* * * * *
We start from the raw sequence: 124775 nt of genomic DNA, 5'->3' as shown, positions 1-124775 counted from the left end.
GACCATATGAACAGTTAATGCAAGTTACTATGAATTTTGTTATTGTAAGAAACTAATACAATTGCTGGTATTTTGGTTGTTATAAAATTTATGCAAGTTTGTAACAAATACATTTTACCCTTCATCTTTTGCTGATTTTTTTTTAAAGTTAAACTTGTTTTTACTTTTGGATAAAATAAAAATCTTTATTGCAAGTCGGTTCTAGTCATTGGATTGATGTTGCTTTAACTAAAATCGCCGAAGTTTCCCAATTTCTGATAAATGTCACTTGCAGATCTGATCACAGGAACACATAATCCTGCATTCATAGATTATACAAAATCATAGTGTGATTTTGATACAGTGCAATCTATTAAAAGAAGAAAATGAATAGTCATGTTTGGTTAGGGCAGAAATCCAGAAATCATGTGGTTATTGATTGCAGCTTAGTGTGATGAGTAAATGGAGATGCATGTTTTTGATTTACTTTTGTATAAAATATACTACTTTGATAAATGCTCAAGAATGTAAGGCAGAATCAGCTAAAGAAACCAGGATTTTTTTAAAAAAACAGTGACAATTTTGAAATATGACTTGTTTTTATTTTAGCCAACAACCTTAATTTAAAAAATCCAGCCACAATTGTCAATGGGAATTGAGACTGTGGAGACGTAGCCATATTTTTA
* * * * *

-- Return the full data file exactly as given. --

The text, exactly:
We start from the raw sequence: 124775 nt of genomic DNA, 5'->3' as shown, positions 1-124775 counted from the left end.
GACCATATGAACAGTTAATGCAAGTTACTATGAATTTTGTTATTGTAAGAAACTAATACAATTGCTGGTATTTTGGTTGTTATAAAATTTATGCAAGTTTGTAACAAATACATTTTACCCTTCATCTTTTGCTGATTTTTTTTTAAAGTTAAACTTGTTTTTACTTTTGGATAAAATAAAAATCTTTATTGCAAGTCGGTTCTAGTCATTGGATTGATGTTGCTTTAACTAAAATCGCCGAAGTTTCCCAATTTCTGATAAATGTCACTTGCAGATCTGATCACAGGAACACATAATCCTGCATTCATAGATTATACAAAATCATAGTGTGATTTTGATACAGTGCAATCTATTAAAAGAAGAAAATGAATAGTCATGTTTGGTTAGGGCAGAAATCCAGAAATCATGTGGTTATTGATTGCAGCTTAGTGTGATGAGTAAATGGAGATGCATGTTTTTGATTTACTTTTGTATAAAATATACTACTTTGATAAATGCTCAAGAATGTAAGGCAGAATCAGCTAAAGAAACCAGGATTTTTTTAAAAAAACAGTGACAATTTTGAAATATGACTTGTTTTTATTTTAGCCAACAACCTTAATTTAAAAAATCCAGCCACAATTGTCAATGGGAATTGAGACTGTGGAGACGTAGCCATATTTTTA